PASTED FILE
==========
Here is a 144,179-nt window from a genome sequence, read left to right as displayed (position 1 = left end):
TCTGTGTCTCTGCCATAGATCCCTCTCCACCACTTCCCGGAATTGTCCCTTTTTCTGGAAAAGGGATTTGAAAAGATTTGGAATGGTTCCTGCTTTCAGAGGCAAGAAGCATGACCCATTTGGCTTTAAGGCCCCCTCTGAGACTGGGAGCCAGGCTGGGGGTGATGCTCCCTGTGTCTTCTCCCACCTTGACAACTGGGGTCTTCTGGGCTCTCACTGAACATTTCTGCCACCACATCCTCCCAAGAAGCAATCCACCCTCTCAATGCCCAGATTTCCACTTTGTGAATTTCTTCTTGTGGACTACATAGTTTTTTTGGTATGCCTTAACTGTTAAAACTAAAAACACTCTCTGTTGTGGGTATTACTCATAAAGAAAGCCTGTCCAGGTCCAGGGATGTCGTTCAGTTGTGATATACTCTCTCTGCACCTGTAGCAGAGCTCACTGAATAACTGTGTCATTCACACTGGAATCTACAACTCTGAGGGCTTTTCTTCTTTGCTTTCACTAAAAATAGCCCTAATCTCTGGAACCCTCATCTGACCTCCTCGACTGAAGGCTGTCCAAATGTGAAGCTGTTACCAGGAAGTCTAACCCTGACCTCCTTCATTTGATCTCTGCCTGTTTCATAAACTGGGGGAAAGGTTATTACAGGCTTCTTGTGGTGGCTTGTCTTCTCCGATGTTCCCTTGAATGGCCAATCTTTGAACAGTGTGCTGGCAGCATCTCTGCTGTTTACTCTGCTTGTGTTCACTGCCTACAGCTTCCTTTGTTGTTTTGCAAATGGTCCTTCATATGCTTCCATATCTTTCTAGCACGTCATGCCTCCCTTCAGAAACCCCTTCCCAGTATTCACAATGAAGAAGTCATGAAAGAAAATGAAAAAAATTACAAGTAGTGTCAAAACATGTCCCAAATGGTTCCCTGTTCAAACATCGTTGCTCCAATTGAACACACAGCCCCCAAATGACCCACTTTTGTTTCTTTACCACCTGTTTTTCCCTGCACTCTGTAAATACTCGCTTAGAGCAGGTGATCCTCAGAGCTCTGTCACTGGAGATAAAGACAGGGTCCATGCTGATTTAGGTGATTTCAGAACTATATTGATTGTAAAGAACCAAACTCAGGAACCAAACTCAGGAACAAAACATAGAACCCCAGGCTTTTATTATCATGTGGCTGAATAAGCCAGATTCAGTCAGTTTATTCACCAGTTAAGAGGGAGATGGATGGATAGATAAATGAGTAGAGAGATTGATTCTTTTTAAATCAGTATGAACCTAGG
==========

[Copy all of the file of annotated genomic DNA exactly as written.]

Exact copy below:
Here is a 144,179-nt window from a genome sequence, read left to right as displayed (position 1 = left end):
TCTGTGTCTCTGCCATAGATCCCTCTCCACCACTTCCCGGAATTGTCCCTTTTTCTGGAAAAGGGATTTGAAAAGATTTGGAATGGTTCCTGCTTTCAGAGGCAAGAAGCATGACCCATTTGGCTTTAAGGCCCCCTCTGAGACTGGGAGCCAGGCTGGGGGTGATGCTCCCTGTGTCTTCTCCCACCTTGACAACTGGGGTCTTCTGGGCTCTCACTGAACATTTCTGCCACCACATCCTCCCAAGAAGCAATCCACCCTCTCAATGCCCAGATTTCCACTTTGTGAATTTCTTCTTGTGGACTACATAGTTTTTTTGGTATGCCTTAACTGTTAAAACTAAAAACACTCTCTGTTGTGGGTATTACTCATAAAGAAAGCCTGTCCAGGTCCAGGGATGTCGTTCAGTTGTGATATACTCTCTCTGCACCTGTAGCAGAGCTCACTGAATAACTGTGTCATTCACACTGGAATCTACAACTCTGAGGGCTTTTCTTCTTTGCTTTCACTAAAAATAGCCCTAATCTCTGGAACCCTCATCTGACCTCCTCGACTGAAGGCTGTCCAAATGTGAAGCTGTTACCAGGAAGTCTAACCCTGACCTCCTTCATTTGATCTCTGCCTGTTTCATAAACTGGGGGAAAGGTTATTACAGGCTTCTTGTGGTGGCTTGTCTTCTCCGATGTTCCCTTGAATGGCCAATCTTTGAACAGTGTGCTGGCAGCATCTCTGCTGTTTACTCTGCTTGTGTTCACTGCCTACAGCTTCCTTTGTTGTTTTGCAAATGGTCCTTCATATGCTTCCATATCTTTCTAGCACGTCATGCCTCCCTTCAGAAACCCCTTCCCAGTATTCACAATGAAGAAGTCATGAAAGAAAATGAAAAAAATTACAAGTAGTGTCAAAACATGTCCCAAATGGTTCCCTGTTCAAACATCGTTGCTCCAATTGAACACACAGCCCCCAAATGACCCACTTTTGTTTCTTTACCACCTGTTTTTCCCTGCACTCTGTAAATACTCGCTTAGAGCAGGTGATCCTCAGAGCTCTGTCACTGGAGATAAAGACAGGGTCCATGCTGATTTAGGTGATTTCAGAACTATATTGATTGTAAAGAACCAAACTCAGGAACCAAACTCAGGAACAAAACATAGAACCCCAGGCTTTTATTATCATGTGGCTGAATAAGCCAGATTCAGTCAGTTTATTCACCAGTTAAGAGGGAGATGGATGGATAGATAAATGAGTAGAGAGATTGATTCTTTTTAAATCAGTATGAACCTAGG